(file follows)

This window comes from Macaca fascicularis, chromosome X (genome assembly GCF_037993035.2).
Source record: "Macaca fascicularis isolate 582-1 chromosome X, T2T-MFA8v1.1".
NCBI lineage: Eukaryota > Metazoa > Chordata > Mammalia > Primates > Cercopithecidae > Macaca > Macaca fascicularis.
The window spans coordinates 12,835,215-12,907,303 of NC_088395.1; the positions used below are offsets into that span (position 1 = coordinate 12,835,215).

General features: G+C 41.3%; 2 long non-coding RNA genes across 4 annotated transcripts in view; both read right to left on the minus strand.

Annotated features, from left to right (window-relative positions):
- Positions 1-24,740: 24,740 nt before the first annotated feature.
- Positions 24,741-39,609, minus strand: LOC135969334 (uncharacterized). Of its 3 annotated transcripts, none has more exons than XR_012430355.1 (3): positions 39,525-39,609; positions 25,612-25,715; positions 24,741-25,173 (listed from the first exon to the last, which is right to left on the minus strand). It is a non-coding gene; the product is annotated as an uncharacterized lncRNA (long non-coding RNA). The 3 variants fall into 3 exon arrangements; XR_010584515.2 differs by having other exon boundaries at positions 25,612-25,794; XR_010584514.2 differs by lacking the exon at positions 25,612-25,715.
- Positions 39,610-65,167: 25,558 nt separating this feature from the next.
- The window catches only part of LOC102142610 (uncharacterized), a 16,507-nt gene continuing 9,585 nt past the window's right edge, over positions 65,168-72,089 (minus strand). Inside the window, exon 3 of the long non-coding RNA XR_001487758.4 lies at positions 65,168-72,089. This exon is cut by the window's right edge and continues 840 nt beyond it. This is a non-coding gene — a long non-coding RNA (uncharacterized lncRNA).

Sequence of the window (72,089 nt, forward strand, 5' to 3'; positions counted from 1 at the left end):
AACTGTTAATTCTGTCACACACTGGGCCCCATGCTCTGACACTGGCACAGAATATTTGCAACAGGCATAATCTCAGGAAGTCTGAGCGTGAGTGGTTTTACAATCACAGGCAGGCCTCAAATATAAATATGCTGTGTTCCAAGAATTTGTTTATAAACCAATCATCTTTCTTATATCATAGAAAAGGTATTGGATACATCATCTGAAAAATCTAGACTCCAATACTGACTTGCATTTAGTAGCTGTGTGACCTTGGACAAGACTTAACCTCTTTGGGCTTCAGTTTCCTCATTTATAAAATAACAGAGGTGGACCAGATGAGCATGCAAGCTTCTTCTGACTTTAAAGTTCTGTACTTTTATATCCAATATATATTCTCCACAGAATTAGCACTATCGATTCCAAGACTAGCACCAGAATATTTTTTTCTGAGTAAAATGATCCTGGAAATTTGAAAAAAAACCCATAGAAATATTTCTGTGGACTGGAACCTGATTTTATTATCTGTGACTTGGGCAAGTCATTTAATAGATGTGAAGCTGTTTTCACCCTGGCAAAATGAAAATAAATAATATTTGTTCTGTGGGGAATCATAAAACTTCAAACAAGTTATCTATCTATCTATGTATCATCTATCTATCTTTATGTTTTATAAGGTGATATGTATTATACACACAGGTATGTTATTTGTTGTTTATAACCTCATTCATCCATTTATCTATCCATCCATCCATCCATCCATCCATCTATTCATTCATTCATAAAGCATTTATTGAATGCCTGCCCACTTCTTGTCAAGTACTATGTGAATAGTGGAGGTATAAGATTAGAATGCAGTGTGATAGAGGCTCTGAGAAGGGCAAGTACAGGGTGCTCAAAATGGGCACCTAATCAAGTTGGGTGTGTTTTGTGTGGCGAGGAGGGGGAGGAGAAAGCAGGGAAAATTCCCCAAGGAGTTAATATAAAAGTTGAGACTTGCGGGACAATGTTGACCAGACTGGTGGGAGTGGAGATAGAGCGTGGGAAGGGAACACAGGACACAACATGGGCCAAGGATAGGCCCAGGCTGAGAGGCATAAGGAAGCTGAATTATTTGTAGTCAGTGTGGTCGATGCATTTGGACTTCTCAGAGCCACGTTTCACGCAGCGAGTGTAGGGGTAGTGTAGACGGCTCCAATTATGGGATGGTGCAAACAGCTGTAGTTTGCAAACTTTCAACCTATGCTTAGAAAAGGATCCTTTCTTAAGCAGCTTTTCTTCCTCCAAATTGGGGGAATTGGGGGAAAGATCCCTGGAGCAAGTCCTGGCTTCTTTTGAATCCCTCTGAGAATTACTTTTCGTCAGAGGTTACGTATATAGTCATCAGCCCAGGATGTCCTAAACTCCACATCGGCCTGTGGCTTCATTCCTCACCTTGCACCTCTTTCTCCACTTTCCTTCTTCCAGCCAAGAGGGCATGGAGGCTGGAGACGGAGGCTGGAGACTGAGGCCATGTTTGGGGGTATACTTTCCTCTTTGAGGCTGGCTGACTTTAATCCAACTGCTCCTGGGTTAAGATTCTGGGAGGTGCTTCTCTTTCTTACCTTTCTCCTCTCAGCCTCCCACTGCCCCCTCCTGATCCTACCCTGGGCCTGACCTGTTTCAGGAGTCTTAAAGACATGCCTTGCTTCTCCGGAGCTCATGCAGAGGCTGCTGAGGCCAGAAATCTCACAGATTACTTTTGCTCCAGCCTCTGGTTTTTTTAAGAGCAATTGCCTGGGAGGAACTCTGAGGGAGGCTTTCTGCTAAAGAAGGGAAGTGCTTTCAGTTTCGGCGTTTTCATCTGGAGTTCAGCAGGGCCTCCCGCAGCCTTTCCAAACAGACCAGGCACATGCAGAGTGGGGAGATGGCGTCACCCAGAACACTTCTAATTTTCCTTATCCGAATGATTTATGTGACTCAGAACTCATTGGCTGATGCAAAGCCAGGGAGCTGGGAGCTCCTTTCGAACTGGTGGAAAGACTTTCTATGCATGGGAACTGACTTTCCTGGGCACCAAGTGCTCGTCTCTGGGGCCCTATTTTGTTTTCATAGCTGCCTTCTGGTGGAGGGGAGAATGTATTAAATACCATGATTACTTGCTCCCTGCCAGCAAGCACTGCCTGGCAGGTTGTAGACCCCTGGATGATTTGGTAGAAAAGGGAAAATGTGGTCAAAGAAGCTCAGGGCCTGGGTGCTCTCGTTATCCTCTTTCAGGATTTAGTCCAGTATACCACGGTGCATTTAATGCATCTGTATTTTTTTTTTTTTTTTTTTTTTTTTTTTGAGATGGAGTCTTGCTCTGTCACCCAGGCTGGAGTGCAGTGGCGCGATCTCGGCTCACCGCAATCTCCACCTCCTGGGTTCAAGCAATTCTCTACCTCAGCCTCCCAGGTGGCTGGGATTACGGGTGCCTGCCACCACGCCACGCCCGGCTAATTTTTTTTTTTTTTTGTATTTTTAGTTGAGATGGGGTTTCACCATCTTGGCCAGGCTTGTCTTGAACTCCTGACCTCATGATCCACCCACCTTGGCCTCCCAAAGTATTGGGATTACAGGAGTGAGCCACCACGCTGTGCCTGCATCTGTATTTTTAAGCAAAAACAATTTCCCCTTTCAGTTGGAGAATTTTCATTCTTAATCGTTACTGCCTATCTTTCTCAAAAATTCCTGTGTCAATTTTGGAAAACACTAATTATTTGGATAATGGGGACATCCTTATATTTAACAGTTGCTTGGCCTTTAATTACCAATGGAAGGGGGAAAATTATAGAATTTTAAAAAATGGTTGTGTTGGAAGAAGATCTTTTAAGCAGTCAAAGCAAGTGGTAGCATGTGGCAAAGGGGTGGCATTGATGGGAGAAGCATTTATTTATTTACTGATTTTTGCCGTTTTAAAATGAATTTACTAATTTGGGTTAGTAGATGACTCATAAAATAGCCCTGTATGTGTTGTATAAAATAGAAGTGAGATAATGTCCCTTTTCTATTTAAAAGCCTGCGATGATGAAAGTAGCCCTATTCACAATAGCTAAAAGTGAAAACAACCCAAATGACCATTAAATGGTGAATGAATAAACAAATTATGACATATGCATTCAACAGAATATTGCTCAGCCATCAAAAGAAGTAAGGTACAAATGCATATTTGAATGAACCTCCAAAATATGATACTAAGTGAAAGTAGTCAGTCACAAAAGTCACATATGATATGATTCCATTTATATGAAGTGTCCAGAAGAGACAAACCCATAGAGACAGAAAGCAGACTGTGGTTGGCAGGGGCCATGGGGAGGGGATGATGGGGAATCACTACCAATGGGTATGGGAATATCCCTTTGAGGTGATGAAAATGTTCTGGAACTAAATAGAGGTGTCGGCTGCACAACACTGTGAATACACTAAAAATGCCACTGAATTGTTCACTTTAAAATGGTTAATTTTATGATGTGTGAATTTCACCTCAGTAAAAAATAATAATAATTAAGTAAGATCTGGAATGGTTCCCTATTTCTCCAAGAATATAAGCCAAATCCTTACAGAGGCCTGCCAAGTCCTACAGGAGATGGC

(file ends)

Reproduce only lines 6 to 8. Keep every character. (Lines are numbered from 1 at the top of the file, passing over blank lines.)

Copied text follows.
Annotated features, from left to right (window-relative positions):
- Positions 1-24,740: 24,740 nt before the first annotated feature.
- Positions 24,741-39,609, minus strand: LOC135969334 (uncharacterized). Of its 3 annotated transcripts, none has more exons than XR_012430355.1 (3): positions 39,525-39,609; positions 25,612-25,715; positions 24,741-25,173 (listed from the first exon to the last, which is right to left on the minus strand). It is a non-coding gene; the product is annotated as an uncharacterized lncRNA (long non-coding RNA). The 3 variants fall into 3 exon arrangements; XR_010584515.2 differs by having other exon boundaries at positions 25,612-25,794; XR_010584514.2 differs by lacking the exon at positions 25,612-25,715.